To determine the prognosis of treated hypertensive type 1 (insulin-dependent) diabetic patients with overt nephropathy.
A controlled, prospective, parallel, 5-year follow-up trial.
The tertiary care centre of the Heinrich Heine University Hospital in Dusseldorf, Germany.
Patients and interventions:
A sequential sample of 91 hypertensive patients with overt diabetic nephropathy participated in a diabetes treatment programme. Thereafter 45 patients received intensified antihypertensive therapy including blood pressure self-monitoring and self-adjustment of antihypertensive drug treatment with the goal of permanent normalization of blood pressure values below 140/90 mmHg. The remaining 46 patients were administered routine antihypertensive therapy and formed the control group. At baseline both groups were comparable in age, sex, metabolic control and renal function. The groups differed at baseline in their duration of diabetes and blood pressure values, which were higher in the intensified antihypertensive therapy group.
Total mortality and the need for renal replacement therapy.
Blood pressure control was significantly improved in patients who were subjected to intensified antihypertensive therapy, whereas it deteriorated in the group of patients who received routine antihypertensive therapy. At follow-up, primary end points of the study occurred in five (11 %) patients of the intensified therapy group and in 19 (41%) patients of the routine therapy group. According to life table analysis, intensified antihypertensive therapy was associated with less frequent primary end points (P= 0.0058) and longer survival (P=0.01). The differences between the groups remained significant after adjustment for covariates in the proportional hazards model.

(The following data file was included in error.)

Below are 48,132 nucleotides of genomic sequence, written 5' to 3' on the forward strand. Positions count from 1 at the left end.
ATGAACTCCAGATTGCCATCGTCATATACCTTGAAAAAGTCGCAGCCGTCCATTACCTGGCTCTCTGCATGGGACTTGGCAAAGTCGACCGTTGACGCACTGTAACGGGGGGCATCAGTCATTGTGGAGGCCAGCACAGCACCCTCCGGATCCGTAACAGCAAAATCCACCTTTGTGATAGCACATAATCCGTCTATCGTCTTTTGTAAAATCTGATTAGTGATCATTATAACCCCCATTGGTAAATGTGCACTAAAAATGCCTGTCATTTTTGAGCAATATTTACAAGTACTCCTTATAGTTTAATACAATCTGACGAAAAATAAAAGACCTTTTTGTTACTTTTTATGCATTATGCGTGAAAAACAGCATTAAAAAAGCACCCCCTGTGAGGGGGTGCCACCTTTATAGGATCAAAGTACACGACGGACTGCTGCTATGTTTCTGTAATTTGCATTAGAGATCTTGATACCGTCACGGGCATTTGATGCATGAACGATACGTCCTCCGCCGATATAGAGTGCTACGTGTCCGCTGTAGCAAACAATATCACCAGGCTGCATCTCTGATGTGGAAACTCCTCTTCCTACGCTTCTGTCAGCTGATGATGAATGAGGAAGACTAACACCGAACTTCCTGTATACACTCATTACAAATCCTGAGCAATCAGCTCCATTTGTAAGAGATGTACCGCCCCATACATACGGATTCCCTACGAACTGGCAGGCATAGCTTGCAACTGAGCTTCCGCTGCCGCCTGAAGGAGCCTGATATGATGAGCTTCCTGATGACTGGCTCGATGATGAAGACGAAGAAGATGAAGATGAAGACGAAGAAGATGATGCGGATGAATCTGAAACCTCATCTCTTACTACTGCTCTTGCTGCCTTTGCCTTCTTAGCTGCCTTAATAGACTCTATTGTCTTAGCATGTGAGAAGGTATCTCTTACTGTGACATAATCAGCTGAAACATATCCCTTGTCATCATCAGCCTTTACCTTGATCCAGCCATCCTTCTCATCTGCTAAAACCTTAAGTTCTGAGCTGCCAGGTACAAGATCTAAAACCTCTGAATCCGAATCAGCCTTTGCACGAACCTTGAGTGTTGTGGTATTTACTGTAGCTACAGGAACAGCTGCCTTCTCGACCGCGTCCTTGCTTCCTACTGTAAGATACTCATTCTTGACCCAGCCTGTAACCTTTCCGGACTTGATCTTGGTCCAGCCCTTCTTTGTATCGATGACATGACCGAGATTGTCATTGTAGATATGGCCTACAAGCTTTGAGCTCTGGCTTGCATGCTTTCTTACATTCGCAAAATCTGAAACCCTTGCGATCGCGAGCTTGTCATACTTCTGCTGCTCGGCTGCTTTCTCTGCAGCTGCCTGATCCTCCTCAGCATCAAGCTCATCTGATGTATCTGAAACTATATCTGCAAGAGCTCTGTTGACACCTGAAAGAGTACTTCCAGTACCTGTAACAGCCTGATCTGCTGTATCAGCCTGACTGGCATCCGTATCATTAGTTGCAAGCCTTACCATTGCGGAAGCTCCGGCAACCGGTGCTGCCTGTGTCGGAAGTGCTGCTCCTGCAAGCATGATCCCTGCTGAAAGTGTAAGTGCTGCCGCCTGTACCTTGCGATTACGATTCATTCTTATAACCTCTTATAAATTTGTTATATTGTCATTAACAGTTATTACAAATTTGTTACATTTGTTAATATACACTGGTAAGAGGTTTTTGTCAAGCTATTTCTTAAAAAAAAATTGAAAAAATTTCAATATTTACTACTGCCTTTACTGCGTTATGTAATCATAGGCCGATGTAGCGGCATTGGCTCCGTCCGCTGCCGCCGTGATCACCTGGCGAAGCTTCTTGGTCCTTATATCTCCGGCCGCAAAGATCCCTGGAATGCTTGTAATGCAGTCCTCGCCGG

Participation in a treatment programme aimed at intensification of antihypertensive therapy is associated with a reduction of mortality in hypertensive type 1 diabetic patients with overt nephropathy.